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The economic problem and Production Possibility Curve

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Shayne LaPlante

on 2 September 2013

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Transcript of The economic problem and Production Possibility Curve

The Economic Problem and Production Possibility Curve
Finite resources (Land, Labour, Capital and Enterprise); hence we have to make choice among the economic goods we can have as we can not fulfill all our needs and wants.

However, we have
free goods
such as air that are available in abundance. But we can argue for air not being free as there is a cost to clean air pollution that we cause through human activity of transportation and generation of electricity. Further, the flourishing oxygen bar business in Japanese cities from that provide customers fresh air for a charge.
The problem...
The best way to understand the choices we make in life is to look at a family budget. We have limited money lets say $2,000 and our
our to pay the mortgage installment as we need house to shelter us from weather, weekly food bill to feed ourselves, utility bills (gas, electricity and water) to cook and other basic activities. However, the family
to go for a holiday to Spain and it will cost $1,800. You have to make a decision to either pay your monthly bills or to go for the holiday. Whichever you choose then the other will become your opportunity cost as you have given up one for the other.

In the above case I would choose to pay my monthly bills as they are my needs and if I made any extra money lets say from doing weekend jobs then I would fulfill my want of going to Spain. Hence my opportunity cost in this case would be Spain. The opportunity cost varies for everyone as some people may earn more.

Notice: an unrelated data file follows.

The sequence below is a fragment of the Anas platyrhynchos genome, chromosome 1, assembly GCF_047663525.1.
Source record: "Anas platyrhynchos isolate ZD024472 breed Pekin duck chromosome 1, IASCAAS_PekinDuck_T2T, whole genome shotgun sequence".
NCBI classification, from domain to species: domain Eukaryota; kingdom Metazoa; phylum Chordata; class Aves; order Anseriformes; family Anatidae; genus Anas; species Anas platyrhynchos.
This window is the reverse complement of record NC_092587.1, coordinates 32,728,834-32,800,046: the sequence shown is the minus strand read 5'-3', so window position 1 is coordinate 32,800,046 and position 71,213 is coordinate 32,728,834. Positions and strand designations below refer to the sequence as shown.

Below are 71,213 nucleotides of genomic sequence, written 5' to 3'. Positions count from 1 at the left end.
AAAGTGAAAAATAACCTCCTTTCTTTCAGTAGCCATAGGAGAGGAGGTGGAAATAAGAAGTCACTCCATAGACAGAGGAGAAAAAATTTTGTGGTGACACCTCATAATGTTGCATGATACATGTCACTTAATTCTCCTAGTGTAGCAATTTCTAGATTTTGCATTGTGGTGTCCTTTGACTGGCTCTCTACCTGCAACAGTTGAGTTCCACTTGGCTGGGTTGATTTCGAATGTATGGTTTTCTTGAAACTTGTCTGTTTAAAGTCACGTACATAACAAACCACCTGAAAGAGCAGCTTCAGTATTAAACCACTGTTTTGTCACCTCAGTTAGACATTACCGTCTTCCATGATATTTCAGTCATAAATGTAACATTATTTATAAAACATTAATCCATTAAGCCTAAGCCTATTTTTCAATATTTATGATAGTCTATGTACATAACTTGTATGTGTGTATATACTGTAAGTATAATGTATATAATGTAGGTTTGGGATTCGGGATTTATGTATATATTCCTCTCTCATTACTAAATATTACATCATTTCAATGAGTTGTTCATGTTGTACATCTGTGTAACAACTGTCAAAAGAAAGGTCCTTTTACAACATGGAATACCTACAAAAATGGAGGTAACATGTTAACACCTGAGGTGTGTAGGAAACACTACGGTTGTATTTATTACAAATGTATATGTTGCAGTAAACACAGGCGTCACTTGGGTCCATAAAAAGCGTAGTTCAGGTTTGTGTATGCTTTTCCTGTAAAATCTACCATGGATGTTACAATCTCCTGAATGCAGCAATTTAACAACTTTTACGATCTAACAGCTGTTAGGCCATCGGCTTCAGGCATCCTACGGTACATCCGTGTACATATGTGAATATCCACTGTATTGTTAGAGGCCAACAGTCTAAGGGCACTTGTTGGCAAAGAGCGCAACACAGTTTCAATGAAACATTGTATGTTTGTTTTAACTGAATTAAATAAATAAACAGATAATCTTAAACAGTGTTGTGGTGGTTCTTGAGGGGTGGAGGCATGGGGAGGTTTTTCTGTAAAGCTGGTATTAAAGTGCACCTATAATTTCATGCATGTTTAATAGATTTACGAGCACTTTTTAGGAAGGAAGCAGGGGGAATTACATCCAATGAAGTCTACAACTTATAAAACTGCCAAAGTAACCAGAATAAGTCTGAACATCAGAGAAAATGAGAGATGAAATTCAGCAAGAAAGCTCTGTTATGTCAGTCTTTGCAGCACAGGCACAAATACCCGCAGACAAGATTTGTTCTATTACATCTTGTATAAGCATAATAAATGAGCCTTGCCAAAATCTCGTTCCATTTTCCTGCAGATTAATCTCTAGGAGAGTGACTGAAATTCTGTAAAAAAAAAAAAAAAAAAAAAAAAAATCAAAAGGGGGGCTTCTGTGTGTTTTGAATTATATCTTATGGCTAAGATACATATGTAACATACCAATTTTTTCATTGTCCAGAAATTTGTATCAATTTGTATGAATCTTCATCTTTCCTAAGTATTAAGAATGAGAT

Analysing in economics
Short Term Vs Long term:
In economics the time period has important considerations. For e.g. I am a deck and fence builder and the demand for decks has gone up. In the short term I may employ another carpenter working to make decks to meet the demand. However, in the long term (12 to 18 months) if the demand is growing I may hire another crew which may not be possible in the short term (immediately to 9 months). The time period is industry specific. In petroleum industries in North sea what would be short term and long term?
In Canada technology has had a significant impact upon the factors of production (Labour and Capital); such as the labour productivity has gone up for e.g. earlier in Lablaws you needed 1 cashier for each check out till but now you have one cashier managing 10 - 12 self check out tills. Furthermore, in Auto industry the use of Computer Aided Designing & Computer Aided Manufacturing you need less labour this mean technology also results in unemployment.

Technology has also integrated the financial markets and allowed the movement of capital between countries. A good e.g. you can buy shares online.
The production possibility Curve

Let's steal a British example:
Since we (or any country) have limited resource we can only produce limited goods with them and have to be very wise of not producing goods that are not needed. This concept can be explained by the use of PPC. To understand it lets assume in Britain with the given resources we can only produce two goods British Beef and British Chicken.

The PPC shows the different combinations of both the goods we can produce.
In diagram 1:
The current PPC of the economy is
red curve.

At Point A we can produce 60 unit of british beef and 20 units of british chicken or at point B we can produce 50 units of british chicken and 30 units of british beef.
Point C is inside the PPC, this means there is under-utilisation of resources and less goods are being produced. This is spare capacity in the economy and in short term if there is increase in demand of goods then production can be increased.
Point D is outside the current PPC and on the blue PPC meaning more output and that may be possible if the technology has improved labour productivity or an increase in the resources for production.
In diagram on the PPF is concave because of varying opportunity cost. This means that the resources cannot be perfectly substituted among each other due to specialisation. All teachers can not be good doctors and all good doctors cannot become good teachers.

In diagram 2:
The PPC curve is a straight line because the opportunity cost is constant. The resources are perfectly substituable at a constant rate. This may be due to lack of specialisation.
Concave PPC
Straight Line PPC
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